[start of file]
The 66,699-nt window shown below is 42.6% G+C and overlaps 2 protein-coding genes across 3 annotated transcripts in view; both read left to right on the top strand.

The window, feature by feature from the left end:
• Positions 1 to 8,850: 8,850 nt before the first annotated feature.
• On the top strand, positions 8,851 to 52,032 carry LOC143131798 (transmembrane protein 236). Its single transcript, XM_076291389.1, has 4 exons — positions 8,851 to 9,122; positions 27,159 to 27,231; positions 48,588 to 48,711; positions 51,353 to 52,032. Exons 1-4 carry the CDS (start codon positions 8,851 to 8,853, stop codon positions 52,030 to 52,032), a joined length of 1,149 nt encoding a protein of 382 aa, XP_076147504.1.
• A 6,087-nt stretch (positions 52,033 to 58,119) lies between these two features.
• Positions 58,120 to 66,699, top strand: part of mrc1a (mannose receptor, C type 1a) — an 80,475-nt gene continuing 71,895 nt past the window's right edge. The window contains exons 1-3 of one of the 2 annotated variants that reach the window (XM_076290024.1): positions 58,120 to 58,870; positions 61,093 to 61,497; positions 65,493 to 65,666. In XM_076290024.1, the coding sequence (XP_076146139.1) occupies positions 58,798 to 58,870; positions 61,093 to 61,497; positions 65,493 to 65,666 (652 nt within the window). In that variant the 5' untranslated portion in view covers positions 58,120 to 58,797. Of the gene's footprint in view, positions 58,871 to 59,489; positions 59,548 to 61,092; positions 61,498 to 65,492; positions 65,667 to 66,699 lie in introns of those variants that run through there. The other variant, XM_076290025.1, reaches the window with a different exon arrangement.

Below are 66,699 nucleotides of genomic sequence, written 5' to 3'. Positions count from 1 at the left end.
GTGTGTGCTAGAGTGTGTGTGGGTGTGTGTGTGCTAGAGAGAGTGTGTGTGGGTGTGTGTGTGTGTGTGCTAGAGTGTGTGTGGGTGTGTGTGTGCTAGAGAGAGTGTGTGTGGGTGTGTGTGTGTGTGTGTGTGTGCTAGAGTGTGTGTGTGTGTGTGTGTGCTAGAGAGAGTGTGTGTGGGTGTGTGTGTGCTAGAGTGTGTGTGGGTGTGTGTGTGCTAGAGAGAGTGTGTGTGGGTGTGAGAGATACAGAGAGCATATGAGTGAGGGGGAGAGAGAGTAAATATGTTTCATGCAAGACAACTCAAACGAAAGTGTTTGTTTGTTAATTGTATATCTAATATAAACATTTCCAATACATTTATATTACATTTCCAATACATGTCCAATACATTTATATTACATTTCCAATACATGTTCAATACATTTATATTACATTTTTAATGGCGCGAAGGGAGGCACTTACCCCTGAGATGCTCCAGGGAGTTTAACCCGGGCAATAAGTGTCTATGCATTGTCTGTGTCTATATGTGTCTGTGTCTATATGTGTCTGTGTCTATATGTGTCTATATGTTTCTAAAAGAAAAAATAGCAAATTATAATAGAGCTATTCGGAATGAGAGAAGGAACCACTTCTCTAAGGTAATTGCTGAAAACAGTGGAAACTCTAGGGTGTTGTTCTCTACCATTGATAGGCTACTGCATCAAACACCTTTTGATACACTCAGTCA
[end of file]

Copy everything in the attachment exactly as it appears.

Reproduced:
The 66,699-nt window shown below is 42.6% G+C and overlaps 2 protein-coding genes across 3 annotated transcripts in view; both read left to right on the top strand.

The window, feature by feature from the left end:
• Positions 1 to 8,850: 8,850 nt before the first annotated feature.
• On the top strand, positions 8,851 to 52,032 carry LOC143131798 (transmembrane protein 236). Its single transcript, XM_076291389.1, has 4 exons — positions 8,851 to 9,122; positions 27,159 to 27,231; positions 48,588 to 48,711; positions 51,353 to 52,032. Exons 1-4 carry the CDS (start codon positions 8,851 to 8,853, stop codon positions 52,030 to 52,032), a joined length of 1,149 nt encoding a protein of 382 aa, XP_076147504.1.
• A 6,087-nt stretch (positions 52,033 to 58,119) lies between these two features.
• Positions 58,120 to 66,699, top strand: part of mrc1a (mannose receptor, C type 1a) — an 80,475-nt gene continuing 71,895 nt past the window's right edge. The window contains exons 1-3 of one of the 2 annotated variants that reach the window (XM_076290024.1): positions 58,120 to 58,870; positions 61,093 to 61,497; positions 65,493 to 65,666. In XM_076290024.1, the coding sequence (XP_076146139.1) occupies positions 58,798 to 58,870; positions 61,093 to 61,497; positions 65,493 to 65,666 (652 nt within the window). In that variant the 5' untranslated portion in view covers positions 58,120 to 58,797. Of the gene's footprint in view, positions 58,871 to 59,489; positions 59,548 to 61,092; positions 61,498 to 65,492; positions 65,667 to 66,699 lie in introns of those variants that run through there. The other variant, XM_076290025.1, reaches the window with a different exon arrangement.

Below are 66,699 nucleotides of genomic sequence, written 5' to 3'. Positions count from 1 at the left end.
GTGTGTGCTAGAGTGTGTGTGGGTGTGTGTGTGCTAGAGAGAGTGTGTGTGGGTGTGTGTGTGTGTGTGCTAGAGTGTGTGTGGGTGTGTGTGTGCTAGAGAGAGTGTGTGTGGGTGTGTGTGTGTGTGTGTGTGTGCTAGAGTGTGTGTGTGTGTGTGTGTGCTAGAGAGAGTGTGTGTGGGTGTGTGTGTGCTAGAGTGTGTGTGGGTGTGTGTGTGCTAGAGAGAGTGTGTGTGGGTGTGAGAGATACAGAGAGCATATGAGTGAGGGGGAGAGAGAGTAAATATGTTTCATGCAAGACAACTCAAACGAAAGTGTTTGTTTGTTAATTGTATATCTAATATAAACATTTCCAATACATTTATATTACATTTCCAATACATGTCCAATACATTTATATTACATTTCCAATACATGTTCAATACATTTATATTACATTTTTAATGGCGCGAAGGGAGGCACTTACCCCTGAGATGCTCCAGGGAGTTTAACCCGGGCAATAAGTGTCTATGCATTGTCTGTGTCTATATGTGTCTGTGTCTATATGTGTCTGTGTCTATATGTGTCTATATGTTTCTAAAAGAAAAAATAGCAAATTATAATAGAGCTATTCGGAATGAGAGAAGGAACCACTTCTCTAAGGTAATTGCTGAAAACAGTGGAAACTCTAGGGTGTTGTTCTCTACCATTGATAGGCTACTGCATCAAACACCTTTTGATACACTCAGTCA